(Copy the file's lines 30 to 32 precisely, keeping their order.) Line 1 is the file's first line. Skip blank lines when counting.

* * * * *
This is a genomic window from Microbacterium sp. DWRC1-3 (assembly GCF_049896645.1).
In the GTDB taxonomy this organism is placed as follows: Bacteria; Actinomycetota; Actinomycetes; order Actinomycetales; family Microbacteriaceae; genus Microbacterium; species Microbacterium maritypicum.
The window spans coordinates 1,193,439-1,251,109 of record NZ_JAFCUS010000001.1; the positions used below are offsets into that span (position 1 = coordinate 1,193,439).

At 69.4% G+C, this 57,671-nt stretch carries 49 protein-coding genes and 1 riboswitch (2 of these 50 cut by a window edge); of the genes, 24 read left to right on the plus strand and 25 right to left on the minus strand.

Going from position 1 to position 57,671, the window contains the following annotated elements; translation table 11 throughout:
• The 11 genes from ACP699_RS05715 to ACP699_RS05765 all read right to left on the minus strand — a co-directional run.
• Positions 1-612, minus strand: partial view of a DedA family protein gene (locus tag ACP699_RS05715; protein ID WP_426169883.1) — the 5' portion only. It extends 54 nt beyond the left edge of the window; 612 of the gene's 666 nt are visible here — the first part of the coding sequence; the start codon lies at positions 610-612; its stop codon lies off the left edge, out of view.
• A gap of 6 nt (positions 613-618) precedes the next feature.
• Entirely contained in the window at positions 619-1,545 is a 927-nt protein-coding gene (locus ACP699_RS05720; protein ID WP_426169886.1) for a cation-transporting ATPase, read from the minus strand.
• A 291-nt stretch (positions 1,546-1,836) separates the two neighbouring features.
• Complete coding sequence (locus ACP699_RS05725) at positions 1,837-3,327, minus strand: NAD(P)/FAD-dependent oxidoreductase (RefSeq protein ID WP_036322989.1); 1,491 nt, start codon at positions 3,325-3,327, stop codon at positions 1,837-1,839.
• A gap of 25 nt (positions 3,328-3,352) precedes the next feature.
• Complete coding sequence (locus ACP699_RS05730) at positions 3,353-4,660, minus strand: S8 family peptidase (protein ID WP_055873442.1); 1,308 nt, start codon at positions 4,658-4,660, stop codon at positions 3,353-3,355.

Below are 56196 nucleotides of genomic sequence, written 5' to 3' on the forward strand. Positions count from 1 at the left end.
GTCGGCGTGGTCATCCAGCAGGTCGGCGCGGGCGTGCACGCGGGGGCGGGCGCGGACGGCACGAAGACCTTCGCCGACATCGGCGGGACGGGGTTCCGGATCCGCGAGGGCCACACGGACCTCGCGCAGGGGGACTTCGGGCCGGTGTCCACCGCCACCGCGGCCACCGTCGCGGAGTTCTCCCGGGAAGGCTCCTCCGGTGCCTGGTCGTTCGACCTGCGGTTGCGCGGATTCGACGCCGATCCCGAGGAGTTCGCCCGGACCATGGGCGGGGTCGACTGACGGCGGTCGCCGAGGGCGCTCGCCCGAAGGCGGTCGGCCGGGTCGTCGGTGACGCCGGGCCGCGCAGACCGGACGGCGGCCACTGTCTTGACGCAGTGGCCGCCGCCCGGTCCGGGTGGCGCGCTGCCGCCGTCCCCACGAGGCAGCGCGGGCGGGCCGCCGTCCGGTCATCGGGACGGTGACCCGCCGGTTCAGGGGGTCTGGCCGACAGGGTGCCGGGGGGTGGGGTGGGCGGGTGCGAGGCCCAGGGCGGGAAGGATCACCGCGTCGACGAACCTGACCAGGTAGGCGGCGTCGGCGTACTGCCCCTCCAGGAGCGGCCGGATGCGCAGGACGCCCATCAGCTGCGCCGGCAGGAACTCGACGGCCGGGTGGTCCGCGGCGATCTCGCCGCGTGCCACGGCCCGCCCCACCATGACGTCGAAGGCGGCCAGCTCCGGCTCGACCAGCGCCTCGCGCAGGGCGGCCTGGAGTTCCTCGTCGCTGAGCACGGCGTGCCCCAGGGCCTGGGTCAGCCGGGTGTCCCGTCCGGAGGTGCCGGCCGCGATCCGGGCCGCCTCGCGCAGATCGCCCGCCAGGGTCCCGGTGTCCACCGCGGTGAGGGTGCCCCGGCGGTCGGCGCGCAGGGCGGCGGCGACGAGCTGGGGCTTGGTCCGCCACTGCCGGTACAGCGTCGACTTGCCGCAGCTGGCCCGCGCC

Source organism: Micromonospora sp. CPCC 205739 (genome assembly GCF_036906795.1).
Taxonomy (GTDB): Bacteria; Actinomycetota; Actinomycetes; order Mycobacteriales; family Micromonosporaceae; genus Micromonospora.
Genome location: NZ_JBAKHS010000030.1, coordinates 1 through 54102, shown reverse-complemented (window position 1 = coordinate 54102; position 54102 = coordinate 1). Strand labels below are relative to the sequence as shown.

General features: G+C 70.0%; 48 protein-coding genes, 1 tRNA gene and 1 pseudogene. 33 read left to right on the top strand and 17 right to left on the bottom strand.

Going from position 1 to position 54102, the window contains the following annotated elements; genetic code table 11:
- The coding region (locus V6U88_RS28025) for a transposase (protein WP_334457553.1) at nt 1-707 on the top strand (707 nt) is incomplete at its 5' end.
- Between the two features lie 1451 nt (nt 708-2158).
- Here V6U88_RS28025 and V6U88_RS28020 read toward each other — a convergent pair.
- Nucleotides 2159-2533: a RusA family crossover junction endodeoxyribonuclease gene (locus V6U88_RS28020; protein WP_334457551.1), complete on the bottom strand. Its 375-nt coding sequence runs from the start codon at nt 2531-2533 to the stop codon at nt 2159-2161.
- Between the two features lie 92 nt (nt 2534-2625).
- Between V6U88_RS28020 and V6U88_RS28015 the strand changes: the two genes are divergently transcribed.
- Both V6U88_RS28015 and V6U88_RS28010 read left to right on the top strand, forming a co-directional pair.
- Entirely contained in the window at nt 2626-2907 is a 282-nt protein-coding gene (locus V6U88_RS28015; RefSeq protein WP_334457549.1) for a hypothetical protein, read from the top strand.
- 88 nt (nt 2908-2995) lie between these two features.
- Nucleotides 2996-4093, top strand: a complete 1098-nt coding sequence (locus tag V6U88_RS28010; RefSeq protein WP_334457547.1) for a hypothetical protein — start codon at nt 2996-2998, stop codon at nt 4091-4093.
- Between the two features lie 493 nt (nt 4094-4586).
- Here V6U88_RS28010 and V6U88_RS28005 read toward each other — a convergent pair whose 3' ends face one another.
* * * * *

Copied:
- Nucleotides 2996-4093, top strand: a complete 1098-nt coding sequence (locus tag V6U88_RS28010; RefSeq protein WP_334457547.1) for a hypothetical protein — start codon at nt 2996-2998, stop codon at nt 4091-4093.
- Between the two features lie 493 nt (nt 4094-4586).
- Here V6U88_RS28010 and V6U88_RS28005 read toward each other — a convergent pair whose 3' ends face one another.